When purchasing health insurance, you’ll have many choices. HeathCare.gov is a good place to start if don’t have coverage now or if you have coverage and want to look at other options. Or you may be able to get coverage by staying on your parents’ plan until you turn 26, through your union, from a private insurance agent, broker or an online exchange, such as eHealthcare.com or Gohealth.com. They offer a broad range of health insurance plans, including supplemental benefits that may not be available on the government marketplace, such as vision, dental, accident and short-term “gap” plans. But be aware that subsidies and/or tax credits won’t be available unless you purchase your insurance on a government-operated exchange.
Under the ACA, all health insurance newly sold to individuals and small businesses must be classified as one of the four levels of coverage – bronze, silver, gold or platinum (Currently, there are no platinum plans being offered in Missouri.). Each plan level must cover the same set of essential benefits, including:
• Doctor/Emergency Room Visits
• Maternity and Newborn Care
• Laboratory Services
• Substance Abuse Treatment
• Mental Health Coverage
• Prescription Medicine
• Pediatric Services, including Dental Visits and Eye Exams
While the scope of benefits will be the same among the plans, the value of those benefits will vary across the bronze, silver, gold and platinum levels. Bronze plans have the least generous coverage with higher out-of-pocket costs, and platinum plans have the most generous benefits. Prices will vary based on age, region, family size and tobacco use. The older you are, the more it’s going to cost. But your gender or health history will not affect the cost of coverage.
Catastrophic plans with lower premiums are available to those who are under 30 years old, who are vulnerable to serious accidents and life-threatening infections. An important rule change allows those whose plans were canceled to buy a bare-bones catastrophic plan regardless of their age.
• Make sure you understand how coverage works, including premiums, deductibles, out-of-pocket maximums, co-payments and coinsurance.
• Gather basic information about your household income. Most people using the government-operated marketplace will qualify for tax credits and/or subsidies. To find out how much savings you’re eligible for, you’ll need income information, like the kind you get on your W-2, current pay stubs, or your tax return.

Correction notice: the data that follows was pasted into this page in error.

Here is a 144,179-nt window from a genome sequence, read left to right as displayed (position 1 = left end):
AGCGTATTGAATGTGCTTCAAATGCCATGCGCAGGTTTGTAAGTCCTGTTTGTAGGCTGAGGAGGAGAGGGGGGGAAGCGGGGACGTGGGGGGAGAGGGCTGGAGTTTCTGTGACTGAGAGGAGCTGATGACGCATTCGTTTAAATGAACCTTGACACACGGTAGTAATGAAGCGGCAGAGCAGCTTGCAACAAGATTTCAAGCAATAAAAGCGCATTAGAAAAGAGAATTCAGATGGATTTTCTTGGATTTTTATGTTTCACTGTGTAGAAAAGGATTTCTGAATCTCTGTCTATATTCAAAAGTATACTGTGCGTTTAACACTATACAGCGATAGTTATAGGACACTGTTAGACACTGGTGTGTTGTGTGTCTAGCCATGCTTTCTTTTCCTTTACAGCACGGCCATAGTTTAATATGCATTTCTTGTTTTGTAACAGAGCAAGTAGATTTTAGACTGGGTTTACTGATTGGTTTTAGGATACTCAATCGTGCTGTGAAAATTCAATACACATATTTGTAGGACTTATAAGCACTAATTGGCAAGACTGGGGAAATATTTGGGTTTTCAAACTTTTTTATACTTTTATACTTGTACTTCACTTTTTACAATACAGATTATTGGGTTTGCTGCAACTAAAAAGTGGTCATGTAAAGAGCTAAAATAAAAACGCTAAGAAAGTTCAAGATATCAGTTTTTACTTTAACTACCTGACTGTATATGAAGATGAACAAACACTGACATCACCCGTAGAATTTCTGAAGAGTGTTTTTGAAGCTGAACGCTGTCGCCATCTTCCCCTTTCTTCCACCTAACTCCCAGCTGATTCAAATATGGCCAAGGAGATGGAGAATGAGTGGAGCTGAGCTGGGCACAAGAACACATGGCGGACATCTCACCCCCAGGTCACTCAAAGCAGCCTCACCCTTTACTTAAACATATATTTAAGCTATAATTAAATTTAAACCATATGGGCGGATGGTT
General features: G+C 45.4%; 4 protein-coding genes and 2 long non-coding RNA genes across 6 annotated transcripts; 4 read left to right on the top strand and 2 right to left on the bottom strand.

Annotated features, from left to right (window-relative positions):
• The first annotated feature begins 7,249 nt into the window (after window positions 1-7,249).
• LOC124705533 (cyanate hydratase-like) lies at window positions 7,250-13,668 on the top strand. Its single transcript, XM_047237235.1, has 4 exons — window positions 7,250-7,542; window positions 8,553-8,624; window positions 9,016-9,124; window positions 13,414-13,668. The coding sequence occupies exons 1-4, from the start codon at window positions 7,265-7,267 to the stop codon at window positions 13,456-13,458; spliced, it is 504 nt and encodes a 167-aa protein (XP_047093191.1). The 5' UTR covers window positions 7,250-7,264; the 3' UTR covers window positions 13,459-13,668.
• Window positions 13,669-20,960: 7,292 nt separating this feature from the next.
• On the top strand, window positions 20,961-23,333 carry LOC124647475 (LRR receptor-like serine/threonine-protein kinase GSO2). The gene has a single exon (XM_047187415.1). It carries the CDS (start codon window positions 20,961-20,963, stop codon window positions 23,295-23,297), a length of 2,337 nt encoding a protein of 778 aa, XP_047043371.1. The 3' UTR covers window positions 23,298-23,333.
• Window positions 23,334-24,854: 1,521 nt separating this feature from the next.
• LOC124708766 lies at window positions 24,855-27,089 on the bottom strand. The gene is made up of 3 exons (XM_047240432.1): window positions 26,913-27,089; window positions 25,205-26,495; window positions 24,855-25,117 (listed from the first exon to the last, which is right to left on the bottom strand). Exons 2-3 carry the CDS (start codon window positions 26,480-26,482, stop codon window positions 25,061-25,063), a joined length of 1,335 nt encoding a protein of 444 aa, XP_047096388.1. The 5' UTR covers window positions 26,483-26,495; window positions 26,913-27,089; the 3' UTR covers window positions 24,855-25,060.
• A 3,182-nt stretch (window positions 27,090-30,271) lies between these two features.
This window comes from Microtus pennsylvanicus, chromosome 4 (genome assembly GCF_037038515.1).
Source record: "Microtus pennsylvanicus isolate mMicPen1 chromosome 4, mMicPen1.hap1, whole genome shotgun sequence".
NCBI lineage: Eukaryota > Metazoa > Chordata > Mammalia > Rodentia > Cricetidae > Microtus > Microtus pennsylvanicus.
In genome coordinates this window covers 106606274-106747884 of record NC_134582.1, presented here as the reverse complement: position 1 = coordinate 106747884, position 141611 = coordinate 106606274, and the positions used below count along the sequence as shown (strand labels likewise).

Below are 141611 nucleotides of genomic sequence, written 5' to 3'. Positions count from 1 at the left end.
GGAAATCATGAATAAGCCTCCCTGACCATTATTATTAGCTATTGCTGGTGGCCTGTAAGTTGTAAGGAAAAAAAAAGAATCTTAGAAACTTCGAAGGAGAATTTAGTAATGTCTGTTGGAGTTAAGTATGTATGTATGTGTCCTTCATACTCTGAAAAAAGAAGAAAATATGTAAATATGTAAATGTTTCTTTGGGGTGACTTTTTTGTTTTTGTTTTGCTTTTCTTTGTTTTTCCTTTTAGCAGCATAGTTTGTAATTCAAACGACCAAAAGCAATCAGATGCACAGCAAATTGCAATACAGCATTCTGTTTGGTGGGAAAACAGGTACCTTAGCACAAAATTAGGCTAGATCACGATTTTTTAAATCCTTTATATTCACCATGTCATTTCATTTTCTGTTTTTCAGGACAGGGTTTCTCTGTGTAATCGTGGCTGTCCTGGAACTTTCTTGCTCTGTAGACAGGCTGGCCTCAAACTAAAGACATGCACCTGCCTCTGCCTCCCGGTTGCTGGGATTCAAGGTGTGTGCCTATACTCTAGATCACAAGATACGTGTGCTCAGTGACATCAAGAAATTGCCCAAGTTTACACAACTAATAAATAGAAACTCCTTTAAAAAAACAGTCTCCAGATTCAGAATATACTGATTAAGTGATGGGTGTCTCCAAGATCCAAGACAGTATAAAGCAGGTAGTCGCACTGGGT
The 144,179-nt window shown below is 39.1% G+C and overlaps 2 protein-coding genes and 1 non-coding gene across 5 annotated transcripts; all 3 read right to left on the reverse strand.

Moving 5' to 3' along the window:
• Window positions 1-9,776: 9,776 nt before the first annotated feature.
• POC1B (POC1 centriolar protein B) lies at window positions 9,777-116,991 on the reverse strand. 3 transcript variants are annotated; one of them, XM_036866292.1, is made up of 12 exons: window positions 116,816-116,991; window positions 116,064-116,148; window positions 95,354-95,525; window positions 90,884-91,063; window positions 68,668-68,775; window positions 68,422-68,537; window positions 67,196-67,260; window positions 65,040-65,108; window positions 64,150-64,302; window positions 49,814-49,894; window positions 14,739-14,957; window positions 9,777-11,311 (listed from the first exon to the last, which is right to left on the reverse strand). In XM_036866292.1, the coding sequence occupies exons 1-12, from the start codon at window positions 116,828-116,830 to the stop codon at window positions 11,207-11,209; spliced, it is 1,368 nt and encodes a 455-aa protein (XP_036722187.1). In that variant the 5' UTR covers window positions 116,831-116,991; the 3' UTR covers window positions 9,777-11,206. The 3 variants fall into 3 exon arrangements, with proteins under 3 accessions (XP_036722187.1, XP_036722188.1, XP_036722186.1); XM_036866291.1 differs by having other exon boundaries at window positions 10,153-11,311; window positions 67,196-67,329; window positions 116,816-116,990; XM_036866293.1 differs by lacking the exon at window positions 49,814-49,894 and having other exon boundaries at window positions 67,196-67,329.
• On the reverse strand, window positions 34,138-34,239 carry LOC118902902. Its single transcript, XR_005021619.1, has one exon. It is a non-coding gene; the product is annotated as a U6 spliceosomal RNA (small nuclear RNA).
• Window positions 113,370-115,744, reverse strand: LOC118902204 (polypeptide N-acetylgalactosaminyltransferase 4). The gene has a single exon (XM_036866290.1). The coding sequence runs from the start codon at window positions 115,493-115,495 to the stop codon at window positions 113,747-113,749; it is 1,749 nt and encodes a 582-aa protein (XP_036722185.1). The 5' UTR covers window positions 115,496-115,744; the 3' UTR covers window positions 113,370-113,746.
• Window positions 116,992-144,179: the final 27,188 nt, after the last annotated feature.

• Make a list of your doctors and your prescription medications.
• Think about your budget. You’ll need to determine how much you’re willing to spend on premiums each month. For guidance, see Managing Your Money, key questions and worksheets prepared by the University of Missouri Extension.
When you visit HealthCare.gov, you’ll be able to:
• Compare and evaluate health insurance plans.
• Calculate the cost of the plans.
• Buy a plan for yourself, your family or your small business.
• Find out if you qualify for a tax credit or cost sharing reductions.
• Learn if you qualify for Medicaid (Illinois expanded coverage to people making up to 138 percent of the poverty line; Missouri has not) or the Children’s Health Insurance Program (CHIP) program.
When comparing plans, be sure to look closely at networks of doctors and hospitals. They are narrower than the networks usually found in insurance that is purchased on the private market. Medications may also be covered differently.
If you create a HealthCare.gov account, be sure to make note of your user name and password.
Open enrollment for 2018 is scheduled to begin on November 1 and run for six weeks. After that deadline, you’ll be able to enroll only if you have a major life event, such as losing your job, marriage or divorce.
Most people will be able to renew coverage purchased on HealthCare.gov without filing an application or going back to the website. But if your income has changed or you’d like to shop for a better deal or a different plan, be sure to visit the site again during the open enrollment period.
• Call (800) 318-2596, 24 hours a day, seven days a week.
• Chat online
• Talk to someone in person. Trained Navigators and Certified Application Counselors can answer questions and help you fill out your application. Find help near you.
Every Artist Insured is made possible by support from the Regional Arts Commission.